The World Bank cut its forecast for China's growth this year to 6.5%, below Beijing's target of around 8%, as it it projected that global output would weaken. The Worls bank had previously estimated that China would expand by 7.5% in 2009.
Louis Kuijs, senior economist of the World Bank, said China's year-to-year economic growth will likely be weakest in the early part of 2009. Mr. Kuijs said declines in Chinese exports may have bottomed in February, but full-year exports will likely shrink significantly from last year. Overall they remain very grim, he said.
Chinese exports in February fell 25.7% from a year earlier, the fourth straight decline in this measure.
Government investment and consumption will help growth this year, the World Bank said. Government-influenced direct expenditure will account for 4.9 percentage points of total GDP growth, it said.
The bank said China's fiscal deficit will rise to 3.2% of its GDP this year. Much of that deficit will be as a result of the government's four trillion yuan (around $585 billion) infrastructure-focused stimulus plan, which was announced in November and will run through 2010.
The bank said that Beijing should be prudent about further expansion of its fiscal stimulus this year as it may need to widen its deficit in 2010 if the global slowdown isn't reversed.
Mr. Kuijs urged China to focus more on consumption-oriented fiscal spending and improve the domestic social safety net.
Looking ahead, we think that there are limits to how much the government can beef up investment and infrastructure-oriented stimulus packages in the official manner, he said. Given that China will continue to grow even in the very weak climate, it may make just as much sense to not go for the second or third general fiscal stimulus.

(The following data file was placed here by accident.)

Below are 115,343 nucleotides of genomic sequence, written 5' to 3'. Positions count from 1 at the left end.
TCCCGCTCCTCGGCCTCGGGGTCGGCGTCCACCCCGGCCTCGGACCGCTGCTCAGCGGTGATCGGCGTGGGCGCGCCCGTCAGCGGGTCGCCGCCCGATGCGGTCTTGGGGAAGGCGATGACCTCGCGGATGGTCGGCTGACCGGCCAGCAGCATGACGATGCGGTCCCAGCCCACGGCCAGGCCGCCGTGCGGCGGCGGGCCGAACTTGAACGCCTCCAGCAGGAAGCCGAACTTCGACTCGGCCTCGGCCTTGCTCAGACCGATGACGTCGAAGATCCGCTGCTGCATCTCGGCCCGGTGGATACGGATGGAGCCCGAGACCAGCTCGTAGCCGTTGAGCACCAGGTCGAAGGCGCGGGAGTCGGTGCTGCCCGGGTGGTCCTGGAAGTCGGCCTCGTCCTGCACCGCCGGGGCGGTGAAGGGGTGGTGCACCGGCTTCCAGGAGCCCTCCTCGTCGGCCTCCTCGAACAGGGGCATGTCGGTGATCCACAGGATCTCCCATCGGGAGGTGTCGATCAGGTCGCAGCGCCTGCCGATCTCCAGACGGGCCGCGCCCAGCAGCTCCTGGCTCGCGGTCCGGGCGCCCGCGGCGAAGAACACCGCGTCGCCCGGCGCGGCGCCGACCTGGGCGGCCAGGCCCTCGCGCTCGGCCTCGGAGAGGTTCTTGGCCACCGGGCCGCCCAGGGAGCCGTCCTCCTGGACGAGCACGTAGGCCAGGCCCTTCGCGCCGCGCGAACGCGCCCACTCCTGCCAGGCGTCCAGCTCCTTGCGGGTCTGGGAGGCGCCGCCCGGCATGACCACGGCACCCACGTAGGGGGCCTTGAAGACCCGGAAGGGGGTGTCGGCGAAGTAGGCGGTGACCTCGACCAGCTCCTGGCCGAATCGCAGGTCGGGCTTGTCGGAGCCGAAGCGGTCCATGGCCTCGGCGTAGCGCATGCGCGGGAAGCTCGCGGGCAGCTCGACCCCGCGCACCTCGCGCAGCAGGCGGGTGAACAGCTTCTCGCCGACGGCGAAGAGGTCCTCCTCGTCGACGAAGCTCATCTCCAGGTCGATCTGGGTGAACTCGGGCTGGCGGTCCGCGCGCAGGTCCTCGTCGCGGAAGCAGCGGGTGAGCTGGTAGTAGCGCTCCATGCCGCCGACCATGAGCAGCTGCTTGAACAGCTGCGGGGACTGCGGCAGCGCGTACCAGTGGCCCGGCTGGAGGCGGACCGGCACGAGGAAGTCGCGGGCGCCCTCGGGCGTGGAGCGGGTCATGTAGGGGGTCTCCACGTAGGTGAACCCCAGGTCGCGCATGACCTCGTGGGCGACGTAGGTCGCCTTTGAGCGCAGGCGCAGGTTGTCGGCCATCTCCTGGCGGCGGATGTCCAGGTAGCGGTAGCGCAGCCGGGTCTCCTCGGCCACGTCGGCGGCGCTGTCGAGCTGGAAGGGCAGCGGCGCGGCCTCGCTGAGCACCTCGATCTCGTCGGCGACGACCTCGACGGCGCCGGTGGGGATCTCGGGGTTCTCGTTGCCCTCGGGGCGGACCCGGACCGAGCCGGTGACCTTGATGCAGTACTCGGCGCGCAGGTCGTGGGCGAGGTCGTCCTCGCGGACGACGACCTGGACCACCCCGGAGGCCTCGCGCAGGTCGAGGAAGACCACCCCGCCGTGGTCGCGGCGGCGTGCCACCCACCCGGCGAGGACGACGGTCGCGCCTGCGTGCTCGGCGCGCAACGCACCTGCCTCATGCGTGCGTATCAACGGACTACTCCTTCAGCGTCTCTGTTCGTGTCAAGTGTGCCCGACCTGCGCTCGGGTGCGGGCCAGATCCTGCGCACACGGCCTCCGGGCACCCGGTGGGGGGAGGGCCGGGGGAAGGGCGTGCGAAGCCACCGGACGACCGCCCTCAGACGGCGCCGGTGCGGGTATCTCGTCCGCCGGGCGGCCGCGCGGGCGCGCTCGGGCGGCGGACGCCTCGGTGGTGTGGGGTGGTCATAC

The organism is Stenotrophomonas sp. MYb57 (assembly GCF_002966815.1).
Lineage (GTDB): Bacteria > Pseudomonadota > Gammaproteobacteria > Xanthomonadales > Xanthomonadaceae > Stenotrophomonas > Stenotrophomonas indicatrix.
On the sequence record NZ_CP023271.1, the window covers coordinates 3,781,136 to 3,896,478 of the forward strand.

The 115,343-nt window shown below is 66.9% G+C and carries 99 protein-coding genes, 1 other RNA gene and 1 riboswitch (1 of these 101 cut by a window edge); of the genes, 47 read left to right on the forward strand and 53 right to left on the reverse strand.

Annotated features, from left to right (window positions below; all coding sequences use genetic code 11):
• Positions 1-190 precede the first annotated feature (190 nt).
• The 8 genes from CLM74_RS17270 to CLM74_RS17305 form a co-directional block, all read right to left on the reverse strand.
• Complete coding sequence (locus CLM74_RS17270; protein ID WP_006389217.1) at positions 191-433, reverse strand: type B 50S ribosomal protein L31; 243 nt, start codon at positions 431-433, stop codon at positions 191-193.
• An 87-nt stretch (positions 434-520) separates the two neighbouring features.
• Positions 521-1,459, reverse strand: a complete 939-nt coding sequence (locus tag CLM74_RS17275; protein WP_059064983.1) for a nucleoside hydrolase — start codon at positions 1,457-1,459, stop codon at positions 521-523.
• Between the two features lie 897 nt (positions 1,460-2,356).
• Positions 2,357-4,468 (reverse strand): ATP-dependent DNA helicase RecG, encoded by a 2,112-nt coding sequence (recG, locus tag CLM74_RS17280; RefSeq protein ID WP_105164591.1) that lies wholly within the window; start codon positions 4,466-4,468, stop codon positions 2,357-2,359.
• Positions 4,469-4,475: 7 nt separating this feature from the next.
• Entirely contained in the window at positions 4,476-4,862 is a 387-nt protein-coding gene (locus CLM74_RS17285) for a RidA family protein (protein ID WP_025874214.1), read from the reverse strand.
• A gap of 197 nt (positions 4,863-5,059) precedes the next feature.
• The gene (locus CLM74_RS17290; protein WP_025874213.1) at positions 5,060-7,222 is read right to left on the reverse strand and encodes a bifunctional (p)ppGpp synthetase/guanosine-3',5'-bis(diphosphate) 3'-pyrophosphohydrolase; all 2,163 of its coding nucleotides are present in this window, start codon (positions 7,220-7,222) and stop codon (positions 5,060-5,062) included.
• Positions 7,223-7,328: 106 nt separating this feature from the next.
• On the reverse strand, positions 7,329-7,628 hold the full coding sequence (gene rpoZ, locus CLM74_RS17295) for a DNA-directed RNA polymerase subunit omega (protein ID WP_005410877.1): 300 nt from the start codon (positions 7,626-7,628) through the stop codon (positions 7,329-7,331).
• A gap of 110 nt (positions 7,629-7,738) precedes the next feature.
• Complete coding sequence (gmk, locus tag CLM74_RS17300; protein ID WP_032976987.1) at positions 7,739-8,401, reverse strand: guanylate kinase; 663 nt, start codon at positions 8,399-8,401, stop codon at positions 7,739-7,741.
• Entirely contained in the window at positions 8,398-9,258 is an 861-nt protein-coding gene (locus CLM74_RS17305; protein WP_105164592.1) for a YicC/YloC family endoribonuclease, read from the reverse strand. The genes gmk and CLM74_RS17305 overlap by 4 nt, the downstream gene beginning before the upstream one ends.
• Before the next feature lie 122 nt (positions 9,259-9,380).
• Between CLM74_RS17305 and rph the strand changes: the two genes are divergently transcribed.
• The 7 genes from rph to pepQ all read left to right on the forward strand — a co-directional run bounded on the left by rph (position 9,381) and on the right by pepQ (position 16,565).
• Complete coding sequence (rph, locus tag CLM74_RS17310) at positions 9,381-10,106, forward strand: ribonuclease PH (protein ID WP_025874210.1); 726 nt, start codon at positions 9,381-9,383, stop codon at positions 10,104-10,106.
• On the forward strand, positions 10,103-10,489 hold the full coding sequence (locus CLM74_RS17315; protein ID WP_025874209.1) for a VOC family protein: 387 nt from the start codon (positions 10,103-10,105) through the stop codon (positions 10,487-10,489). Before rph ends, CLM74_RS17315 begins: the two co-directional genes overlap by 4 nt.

Foreign investment in China fell 16% in February from a year earlier, the fifth-straight month of declining investment, as the global downturn slows capital flows into the world's third-largest economy.
The Ministry of Commerce said direct foreign investment in February totaled $5.83 billion, bringing the total for the first two months of the year to $13.37 billion, down 26% from the same period a year earlier. February's decline was less than the 33% decline the preivous month, when foreign investment totaled $7.54 billion.
The chairman of the U.K.'s Financial Services Authority, laid out his recommendations Wednesday for a profound overhaul of the country's regulatory system in a move that could make the U.K.'s famously light touch a thing of the past.
Lord Adair Turner said the regulatory changes would create a banking system that looks very different from that of the past decade and would also involve rigorous oversight of shadow banking institutions such as hedge funds.
The changes recommended are profound, and the banking system of the future will be different from that of the last decade, said Lord Turner. The world's economy will be better served as a result.
Lord Turner said the Financial Services Authority will need to adopt a more intrusive and systemic approach to regulation, including becoming much more closely involved in the way banks report their earnings.
These policies will inevitably impose some costs, Lord Turner said in a press conference. Bank equity will tend on average to be a slightly lower-return investment, though also lower-risk.